According to a arecent report from the Soil Association, the market for organic bakery fell by nearly 17% last year, following a 40% decline in 2009. Last year's slump far outstripped the overall decline of the organic market, which fell 5.9%. Indeed, organic bakery products were the second-biggest loser in the sector, with only organic chilled convenience products experiencing a larger decline.
The Soil Association report said that the fall in sales was partly because supermarkets had cut back their ranges of organic products - a view echoed by organic cake company Honeyrose, which supplies Sainsbury's and Waitrose.
"When the recession hit, the supermarkets' reaction was to take away organic lines in favour of value ranges. If products are not on shelf, consumers cannot buy them, so it became a self-fulfilling prophecy," said Honeyrose marketing director Adrian Apodaca.
Despite this, Honeyrose saw "low double-digit" sales growth last year. "We were able to find targeted opportunities with supermarkets and foodservice suppliers by highlighting provenance and quality. We're a family business and our products are hand-baked, and 'by the way' we're organic," he added.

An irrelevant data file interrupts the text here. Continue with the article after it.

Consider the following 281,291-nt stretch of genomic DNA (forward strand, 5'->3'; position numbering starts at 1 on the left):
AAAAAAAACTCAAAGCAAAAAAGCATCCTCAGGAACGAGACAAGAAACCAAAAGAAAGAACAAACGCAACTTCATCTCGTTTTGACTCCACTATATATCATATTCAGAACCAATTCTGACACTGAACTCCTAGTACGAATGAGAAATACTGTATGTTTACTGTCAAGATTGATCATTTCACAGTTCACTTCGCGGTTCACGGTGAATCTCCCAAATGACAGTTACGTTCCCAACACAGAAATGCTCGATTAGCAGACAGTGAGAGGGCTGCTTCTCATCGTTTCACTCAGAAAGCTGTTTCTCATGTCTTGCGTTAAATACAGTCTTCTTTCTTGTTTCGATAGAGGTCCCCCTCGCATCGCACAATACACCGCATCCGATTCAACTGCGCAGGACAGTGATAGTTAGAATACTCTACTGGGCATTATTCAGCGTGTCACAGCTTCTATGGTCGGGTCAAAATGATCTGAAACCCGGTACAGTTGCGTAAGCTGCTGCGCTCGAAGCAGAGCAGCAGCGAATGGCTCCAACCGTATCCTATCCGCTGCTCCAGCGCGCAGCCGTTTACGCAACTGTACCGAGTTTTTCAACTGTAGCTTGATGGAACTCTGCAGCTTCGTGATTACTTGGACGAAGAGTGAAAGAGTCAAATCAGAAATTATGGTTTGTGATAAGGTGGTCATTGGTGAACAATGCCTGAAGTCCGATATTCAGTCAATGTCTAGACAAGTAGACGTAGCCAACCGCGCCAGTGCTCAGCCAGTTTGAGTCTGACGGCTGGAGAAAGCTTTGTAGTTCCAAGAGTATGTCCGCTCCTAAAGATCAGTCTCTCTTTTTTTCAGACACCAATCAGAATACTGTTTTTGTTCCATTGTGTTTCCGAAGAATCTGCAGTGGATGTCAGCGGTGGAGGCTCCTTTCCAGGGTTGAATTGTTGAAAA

Paul Matthews, joint MD of miller FWP Matthews, which supplies organic flour, said the sluggish economy and high wheat costs would impact the sector this year.
"Organic flour used to represent 60-70% of our business, with conventional flour accounting for the other 30-40%, but that figure has now reversed. Our sales stabilised in 2010, but the high wheat costs at the end of last year and into 2011 mean it's going to be another tough year. Supermarkets just aren't accepting price rises and the people in the middle are being squeezed."